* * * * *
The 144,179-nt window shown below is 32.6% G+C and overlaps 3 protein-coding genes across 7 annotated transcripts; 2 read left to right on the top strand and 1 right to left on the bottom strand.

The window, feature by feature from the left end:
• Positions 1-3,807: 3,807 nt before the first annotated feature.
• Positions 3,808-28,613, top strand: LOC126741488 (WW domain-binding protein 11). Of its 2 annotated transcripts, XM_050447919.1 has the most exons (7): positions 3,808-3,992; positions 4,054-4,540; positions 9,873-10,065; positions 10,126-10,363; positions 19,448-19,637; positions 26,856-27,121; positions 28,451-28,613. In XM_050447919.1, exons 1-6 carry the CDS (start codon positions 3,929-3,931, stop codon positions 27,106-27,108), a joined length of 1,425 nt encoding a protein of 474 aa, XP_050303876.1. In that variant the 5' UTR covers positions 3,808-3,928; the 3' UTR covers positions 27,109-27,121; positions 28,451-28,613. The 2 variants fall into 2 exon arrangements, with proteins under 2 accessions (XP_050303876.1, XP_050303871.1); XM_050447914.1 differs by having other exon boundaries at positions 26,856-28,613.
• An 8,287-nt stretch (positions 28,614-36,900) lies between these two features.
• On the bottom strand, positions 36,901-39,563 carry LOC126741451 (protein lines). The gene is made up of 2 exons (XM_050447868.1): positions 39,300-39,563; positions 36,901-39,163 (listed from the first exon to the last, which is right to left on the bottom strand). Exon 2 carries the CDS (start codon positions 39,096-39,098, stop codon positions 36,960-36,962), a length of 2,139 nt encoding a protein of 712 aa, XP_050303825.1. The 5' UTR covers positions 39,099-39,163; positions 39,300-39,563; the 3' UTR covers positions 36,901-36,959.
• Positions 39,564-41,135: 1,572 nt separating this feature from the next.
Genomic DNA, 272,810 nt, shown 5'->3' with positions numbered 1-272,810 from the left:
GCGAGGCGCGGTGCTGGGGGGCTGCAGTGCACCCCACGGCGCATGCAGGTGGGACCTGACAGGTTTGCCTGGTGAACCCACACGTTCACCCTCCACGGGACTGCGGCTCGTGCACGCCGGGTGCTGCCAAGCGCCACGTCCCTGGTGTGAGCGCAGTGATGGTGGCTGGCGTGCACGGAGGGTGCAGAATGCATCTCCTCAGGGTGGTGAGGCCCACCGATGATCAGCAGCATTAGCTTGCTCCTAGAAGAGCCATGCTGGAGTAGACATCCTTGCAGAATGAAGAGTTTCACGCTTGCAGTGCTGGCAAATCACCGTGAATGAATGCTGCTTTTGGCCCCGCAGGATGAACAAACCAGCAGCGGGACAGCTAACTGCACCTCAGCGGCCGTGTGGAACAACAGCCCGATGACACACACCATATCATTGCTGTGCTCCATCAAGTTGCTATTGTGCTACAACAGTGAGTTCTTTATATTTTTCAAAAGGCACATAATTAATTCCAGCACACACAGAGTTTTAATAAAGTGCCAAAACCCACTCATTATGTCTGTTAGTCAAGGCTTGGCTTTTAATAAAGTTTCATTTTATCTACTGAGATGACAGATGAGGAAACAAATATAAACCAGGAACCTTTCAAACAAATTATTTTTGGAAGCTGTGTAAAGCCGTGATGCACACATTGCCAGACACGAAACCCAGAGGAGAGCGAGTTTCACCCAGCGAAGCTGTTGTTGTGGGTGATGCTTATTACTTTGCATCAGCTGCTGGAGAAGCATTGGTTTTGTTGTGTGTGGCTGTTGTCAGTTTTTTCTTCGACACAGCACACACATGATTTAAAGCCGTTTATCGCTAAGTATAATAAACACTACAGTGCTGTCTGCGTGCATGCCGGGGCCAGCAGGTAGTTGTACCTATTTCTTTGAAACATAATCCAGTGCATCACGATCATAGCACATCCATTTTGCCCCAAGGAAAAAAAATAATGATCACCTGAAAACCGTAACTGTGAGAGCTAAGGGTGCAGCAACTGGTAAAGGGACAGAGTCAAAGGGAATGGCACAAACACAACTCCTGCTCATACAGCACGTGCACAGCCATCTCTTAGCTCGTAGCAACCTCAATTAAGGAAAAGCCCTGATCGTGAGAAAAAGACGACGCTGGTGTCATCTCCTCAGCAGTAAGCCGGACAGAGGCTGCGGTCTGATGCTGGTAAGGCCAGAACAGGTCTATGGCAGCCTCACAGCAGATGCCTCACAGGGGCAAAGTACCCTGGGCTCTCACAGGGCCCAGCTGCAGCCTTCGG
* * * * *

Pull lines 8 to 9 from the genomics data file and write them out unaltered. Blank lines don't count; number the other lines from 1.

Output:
Genomic DNA, 272,810 nt, shown 5'->3' with positions numbered 1-272,810 from the left:
GCGAGGCGCGGTGCTGGGGGGCTGCAGTGCACCCCACGGCGCATGCAGGTGGGACCTGACAGGTTTGCCTGGTGAACCCACACGTTCACCCTCCACGGGACTGCGGCTCGTGCACGCCGGGTGCTGCCAAGCGCCACGTCCCTGGTGTGAGCGCAGTGATGGTGGCTGGCGTGCACGGAGGGTGCAGAATGCATCTCCTCAGGGTGGTGAGGCCCACCGATGATCAGCAGCATTAGCTTGCTCCTAGAAGAGCCATGCTGGAGTAGACATCCTTGCAGAATGAAGAGTTTCACGCTTGCAGTGCTGGCAAATCACCGTGAATGAATGCTGCTTTTGGCCCCGCAGGATGAACAAACCAGCAGCGGGACAGCTAACTGCACCTCAGCGGCCGTGTGGAACAACAGCCCGATGACACACACCATATCATTGCTGTGCTCCATCAAGTTGCTATTGTGCTACAACAGTGAGTTCTTTATATTTTTCAAAAGGCACATAATTAATTCCAGCACACACAGAGTTTTAATAAAGTGCCAAAACCCACTCATTATGTCTGTTAGTCAAGGCTTGGCTTTTAATAAAGTTTCATTTTATCTACTGAGATGACAGATGAGGAAACAAATATAAACCAGGAACCTTTCAAACAAATTATTTTTGGAAGCTGTGTAAAGCCGTGATGCACACATTGCCAGACACGAAACCCAGAGGAGAGCGAGTTTCACCCAGCGAAGCTGTTGTTGTGGGTGATGCTTATTACTTTGCATCAGCTGCTGGAGAAGCATTGGTTTTGTTGTGTGTGGCTGTTGTCAGTTTTTTCTTCGACACAGCACACACATGATTTAAAGCCGTTTATCGCTAAGTATAATAAACACTACAGTGCTGTCTGCGTGCATGCCGGGGCCAGCAGGTAGTTGTACCTATTTCTTTGAAACATAATCCAGTGCATCACGATCATAGCACATCCATTTTGCCCCAAGGAAAAAAAATAATGATCACCTGAAAACCGTAACTGTGAGAGCTAAGGGTGCAGCAACTGGTAAAGGGACAGAGTCAAAGGGAATGGCACAAACACAACTCCTGCTCATACAGCACGTGCACAGCCATCTCTTAGCTCGTAGCAACCTCAATTAAGGAAAAGCCCTGATCGTGAGAAAAAGACGACGCTGGTGTCATCTCCTCAGCAGTAAGCCGGACAGAGGCTGCGGTCTGATGCTGGTAAGGCCAGAACAGGTCTATGGCAGCCTCACAGCAGATGCCTCACAGGGGCAAAGTACCCTGGGCTCTCACAGGGCCCAGCTGCAGCCTTCGG